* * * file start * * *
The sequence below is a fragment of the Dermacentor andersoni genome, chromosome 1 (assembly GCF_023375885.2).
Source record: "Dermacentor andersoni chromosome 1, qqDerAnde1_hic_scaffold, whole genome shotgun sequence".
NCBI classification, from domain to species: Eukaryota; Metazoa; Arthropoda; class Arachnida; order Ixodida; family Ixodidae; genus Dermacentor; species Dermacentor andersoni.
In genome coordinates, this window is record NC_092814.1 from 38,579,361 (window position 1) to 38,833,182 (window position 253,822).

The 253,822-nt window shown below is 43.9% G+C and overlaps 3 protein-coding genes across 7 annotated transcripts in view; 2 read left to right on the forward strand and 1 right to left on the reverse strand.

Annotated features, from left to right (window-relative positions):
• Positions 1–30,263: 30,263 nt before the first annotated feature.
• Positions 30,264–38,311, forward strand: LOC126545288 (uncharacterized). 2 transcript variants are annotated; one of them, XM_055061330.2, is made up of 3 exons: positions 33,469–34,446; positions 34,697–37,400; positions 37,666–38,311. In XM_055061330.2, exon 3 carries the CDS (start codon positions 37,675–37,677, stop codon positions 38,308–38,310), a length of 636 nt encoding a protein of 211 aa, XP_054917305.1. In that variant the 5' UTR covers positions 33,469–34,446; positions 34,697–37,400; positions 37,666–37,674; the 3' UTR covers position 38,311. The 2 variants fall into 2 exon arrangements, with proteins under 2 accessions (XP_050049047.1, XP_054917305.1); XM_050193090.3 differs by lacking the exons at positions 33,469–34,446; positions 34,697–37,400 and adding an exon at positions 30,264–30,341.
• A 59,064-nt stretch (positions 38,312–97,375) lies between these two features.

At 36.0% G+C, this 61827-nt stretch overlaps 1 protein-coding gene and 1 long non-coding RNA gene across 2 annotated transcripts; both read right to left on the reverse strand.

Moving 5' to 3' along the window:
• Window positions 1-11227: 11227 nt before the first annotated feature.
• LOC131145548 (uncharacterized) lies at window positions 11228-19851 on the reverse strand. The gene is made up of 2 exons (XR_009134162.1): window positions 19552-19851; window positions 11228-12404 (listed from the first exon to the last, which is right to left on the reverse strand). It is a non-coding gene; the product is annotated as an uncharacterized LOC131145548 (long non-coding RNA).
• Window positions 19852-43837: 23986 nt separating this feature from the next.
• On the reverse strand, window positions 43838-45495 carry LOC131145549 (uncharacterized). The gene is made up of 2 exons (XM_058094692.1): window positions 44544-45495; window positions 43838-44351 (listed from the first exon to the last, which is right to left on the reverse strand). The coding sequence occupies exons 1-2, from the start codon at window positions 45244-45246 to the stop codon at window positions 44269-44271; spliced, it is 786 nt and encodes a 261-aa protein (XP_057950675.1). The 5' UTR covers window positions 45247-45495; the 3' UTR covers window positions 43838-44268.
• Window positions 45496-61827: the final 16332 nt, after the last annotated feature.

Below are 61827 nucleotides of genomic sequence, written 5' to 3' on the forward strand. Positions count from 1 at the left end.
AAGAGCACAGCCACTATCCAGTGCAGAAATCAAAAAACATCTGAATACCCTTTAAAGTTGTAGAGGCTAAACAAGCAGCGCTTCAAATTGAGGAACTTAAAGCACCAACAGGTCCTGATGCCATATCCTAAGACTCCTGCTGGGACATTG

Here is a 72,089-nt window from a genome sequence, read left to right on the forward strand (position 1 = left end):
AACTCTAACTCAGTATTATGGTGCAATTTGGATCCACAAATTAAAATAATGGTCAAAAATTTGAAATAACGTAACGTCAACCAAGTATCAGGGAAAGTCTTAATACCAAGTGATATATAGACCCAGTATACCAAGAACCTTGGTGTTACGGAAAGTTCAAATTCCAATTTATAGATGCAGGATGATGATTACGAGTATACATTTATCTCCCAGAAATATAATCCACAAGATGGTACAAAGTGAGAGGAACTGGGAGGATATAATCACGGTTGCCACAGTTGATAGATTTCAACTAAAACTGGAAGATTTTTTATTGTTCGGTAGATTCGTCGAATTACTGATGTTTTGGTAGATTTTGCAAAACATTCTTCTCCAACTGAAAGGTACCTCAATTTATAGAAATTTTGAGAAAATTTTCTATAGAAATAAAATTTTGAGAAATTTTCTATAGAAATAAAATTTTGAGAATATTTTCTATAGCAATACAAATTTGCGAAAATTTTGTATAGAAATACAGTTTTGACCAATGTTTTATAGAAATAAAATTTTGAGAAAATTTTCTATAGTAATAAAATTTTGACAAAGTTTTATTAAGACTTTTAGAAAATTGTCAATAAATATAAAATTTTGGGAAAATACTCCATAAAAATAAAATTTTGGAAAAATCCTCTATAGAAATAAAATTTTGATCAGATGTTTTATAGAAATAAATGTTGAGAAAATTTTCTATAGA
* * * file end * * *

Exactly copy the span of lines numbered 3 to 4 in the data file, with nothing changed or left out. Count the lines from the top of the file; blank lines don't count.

NCBI classification, from domain to species: Eukaryota; Metazoa; Arthropoda; class Arachnida; order Ixodida; family Ixodidae; genus Dermacentor; species Dermacentor andersoni.
In genome coordinates, this window is record NC_092814.1 from 38,579,361 (window position 1) to 38,833,182 (window position 253,822).